Rated R - Running time: 2:02 - Released 12/25/98

We are all familiar on some level with the man commonly regarded as the greatest playwright in history, William Shakespeare. There has been no end to speculation among scholars about what might have influenced him to write his famous works. But since he didn’t write as much about his own daily life as about that of Hamlet, Macbeth, or Richard III, we really have little information to go on. That’s why John Madden’s Shakespeare In Love is such a delightful peek into the possible events and experiences that would lead the Bard to craft one of his greatest creations. It’s a portrait of the artist, if you will — a fleshing out of the man behind so many memorable characters.

But the premise of Shakespeare In Love is not its only asset, not by a longshot. With an excellent cast, a screenplay sprinkled with equal parts humor and pathos, and energetic direction (not to mention beautiful sets and costumes), the film is thoroughly delightful in every respect. Madden, who directed last year’s impeccable Mrs. Brown, has again turned out a period piece that will appeal to all, not just stuffy professors of literature and theatre history. Penned by Marc Norman and Tom Stoppard, and dipping deeply from Shakespeare's own well of dialogue, the plot is constructed much like one of the plays written by its main character. It is loaded with subtle references to his style and clever inferences about the origins of famous lines.

Joseph Fiennes plays young Will Shakespeare, who, in 1593 London, has not yet achieved the fame and respect he is now afforded. He is struggling with writer’s block while the owner of the Rose theatre, Philip Henslowe (Geoffrey Rush), is putting pressure on him to write the new comedy he promised, “Romeo and Ethel.” After listlessly scribbling out a few pages, Will holds tryouts, but is unimpressed by any of the town’s potential actors. Then a new boy comes onto the stage and reads with such feeling that Will sits up and takes notice. As in many of the Bard’s plays, it is actually a woman in boy’s clothes who stands on the stage. It is Viola De Lesseps (Gwyneth Paltrow), a noblelady who has been a fan of Will’s words for years, and who seems to capture them so eloquently, it's as if she wrote them herself. But since women were not allowed to appear in theatre in those days, she must masquerade as a man to be considered for a part.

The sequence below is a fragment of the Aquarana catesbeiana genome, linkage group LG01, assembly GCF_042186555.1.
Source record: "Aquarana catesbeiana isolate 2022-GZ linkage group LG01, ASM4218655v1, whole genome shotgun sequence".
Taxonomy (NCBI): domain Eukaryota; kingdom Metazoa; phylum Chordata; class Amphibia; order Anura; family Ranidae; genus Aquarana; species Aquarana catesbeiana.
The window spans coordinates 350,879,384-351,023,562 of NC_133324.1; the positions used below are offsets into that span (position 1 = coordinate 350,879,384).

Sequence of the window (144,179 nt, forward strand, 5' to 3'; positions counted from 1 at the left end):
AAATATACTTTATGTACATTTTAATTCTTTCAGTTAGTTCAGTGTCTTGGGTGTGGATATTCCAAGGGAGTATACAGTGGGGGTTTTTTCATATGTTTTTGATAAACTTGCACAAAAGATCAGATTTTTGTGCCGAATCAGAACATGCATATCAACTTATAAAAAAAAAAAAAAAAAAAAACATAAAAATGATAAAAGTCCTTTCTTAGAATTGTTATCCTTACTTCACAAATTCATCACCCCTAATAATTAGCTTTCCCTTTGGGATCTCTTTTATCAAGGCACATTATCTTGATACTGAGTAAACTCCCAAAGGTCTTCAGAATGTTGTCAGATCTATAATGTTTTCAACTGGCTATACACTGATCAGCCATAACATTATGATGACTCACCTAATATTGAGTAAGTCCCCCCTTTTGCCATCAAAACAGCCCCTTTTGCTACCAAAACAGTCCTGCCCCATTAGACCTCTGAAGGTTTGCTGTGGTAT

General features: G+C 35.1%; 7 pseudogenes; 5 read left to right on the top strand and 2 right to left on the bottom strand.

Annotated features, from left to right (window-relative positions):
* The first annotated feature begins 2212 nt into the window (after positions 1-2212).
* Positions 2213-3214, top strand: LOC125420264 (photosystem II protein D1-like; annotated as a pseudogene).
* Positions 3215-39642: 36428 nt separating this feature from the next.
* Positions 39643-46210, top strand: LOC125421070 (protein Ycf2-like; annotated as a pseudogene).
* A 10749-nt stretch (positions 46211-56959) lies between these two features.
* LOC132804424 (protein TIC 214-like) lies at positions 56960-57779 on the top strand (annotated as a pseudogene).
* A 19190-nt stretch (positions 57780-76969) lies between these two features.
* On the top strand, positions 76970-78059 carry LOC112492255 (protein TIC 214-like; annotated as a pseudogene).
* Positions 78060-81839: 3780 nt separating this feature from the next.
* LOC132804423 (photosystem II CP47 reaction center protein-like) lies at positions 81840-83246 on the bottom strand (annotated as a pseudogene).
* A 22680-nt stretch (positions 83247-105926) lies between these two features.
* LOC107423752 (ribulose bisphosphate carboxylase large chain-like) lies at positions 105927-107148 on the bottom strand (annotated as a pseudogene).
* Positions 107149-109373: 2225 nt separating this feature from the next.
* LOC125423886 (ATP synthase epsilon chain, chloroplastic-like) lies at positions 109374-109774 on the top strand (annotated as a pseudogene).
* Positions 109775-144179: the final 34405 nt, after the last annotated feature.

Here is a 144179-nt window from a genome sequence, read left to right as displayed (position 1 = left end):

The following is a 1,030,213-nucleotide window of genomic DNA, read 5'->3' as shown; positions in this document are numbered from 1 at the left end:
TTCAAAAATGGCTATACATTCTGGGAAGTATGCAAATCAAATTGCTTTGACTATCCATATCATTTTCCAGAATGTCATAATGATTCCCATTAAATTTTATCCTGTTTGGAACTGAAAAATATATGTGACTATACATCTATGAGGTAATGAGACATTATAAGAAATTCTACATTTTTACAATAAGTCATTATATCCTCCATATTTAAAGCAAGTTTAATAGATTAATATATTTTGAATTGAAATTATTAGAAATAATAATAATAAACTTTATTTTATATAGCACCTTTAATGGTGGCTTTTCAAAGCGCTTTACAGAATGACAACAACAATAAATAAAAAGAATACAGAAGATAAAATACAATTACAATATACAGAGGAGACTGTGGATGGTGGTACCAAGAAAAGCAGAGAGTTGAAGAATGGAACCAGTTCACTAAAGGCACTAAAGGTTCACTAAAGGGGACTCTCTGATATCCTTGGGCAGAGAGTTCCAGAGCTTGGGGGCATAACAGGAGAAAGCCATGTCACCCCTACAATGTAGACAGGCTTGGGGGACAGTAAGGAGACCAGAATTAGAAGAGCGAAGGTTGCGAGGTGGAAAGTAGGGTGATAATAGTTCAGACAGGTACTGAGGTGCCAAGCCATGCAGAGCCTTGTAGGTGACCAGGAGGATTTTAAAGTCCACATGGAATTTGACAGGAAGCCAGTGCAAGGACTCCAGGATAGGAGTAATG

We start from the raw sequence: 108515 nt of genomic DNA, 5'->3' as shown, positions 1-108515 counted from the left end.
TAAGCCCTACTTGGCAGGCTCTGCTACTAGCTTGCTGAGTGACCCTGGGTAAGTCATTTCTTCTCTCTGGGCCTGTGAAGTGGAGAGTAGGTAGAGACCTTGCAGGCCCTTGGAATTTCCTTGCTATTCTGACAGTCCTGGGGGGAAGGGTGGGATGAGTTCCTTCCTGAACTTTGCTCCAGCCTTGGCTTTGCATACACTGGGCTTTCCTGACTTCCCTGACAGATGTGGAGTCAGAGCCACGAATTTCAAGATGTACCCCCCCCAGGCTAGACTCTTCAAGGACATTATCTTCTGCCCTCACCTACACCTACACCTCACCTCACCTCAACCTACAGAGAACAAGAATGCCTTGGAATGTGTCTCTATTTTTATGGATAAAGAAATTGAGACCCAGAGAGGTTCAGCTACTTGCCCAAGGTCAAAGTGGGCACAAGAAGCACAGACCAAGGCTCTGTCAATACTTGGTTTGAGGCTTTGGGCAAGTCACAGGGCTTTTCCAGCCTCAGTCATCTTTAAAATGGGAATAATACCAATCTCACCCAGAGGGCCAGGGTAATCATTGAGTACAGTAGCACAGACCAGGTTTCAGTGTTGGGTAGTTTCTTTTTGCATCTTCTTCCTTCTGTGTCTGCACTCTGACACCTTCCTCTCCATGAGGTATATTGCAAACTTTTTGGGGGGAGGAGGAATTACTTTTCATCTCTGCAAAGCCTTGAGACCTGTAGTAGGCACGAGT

Will soon discovers Viola's secret, but he is so enchanted he hires her to play Romeo anyway. As the two become romantically entangled, the play flows effortlessly from his pen; the love scenes acted out in her bedroom are reiterated on the stage the next day. This is a particularly ingenious sequence in the movie, with quick editing between the couples' love scenes and the rehearsal scenes, where Viola wears a short, boy's wig and facial hair. But as events proceed and real life steps in, the newly renamed Romeo And Juliet changes from comedy to tragedy.

Paltrow and Fiennes give lusciously romantic and powerful performances here; Paltrow's gender-switching is a difficult order and she pulls it off without a hitch. Rush is excellent as the affable theatre owner who still thinks he's getting a comedy until opening night. Also on board are Judi Dench as an icily regal Queen Elizabeth (she played Queen Victoria last year in Mrs. Brown), Ben Affleck as Will's actor friend who plays Mercutio in the play, and Colin Firth as the unamused Lord Wessex, who intends to make Viola his own.

Writers Norman and Stoppard have turned out a piece worthy of its subject, and director Madden has not failed in transferring their vision to the screen. Shakespeare In Love is funny, tragic, romantic . . . I love it; should I count the ways? *****

Copyright 1998 by John R. McEwen and The Republican

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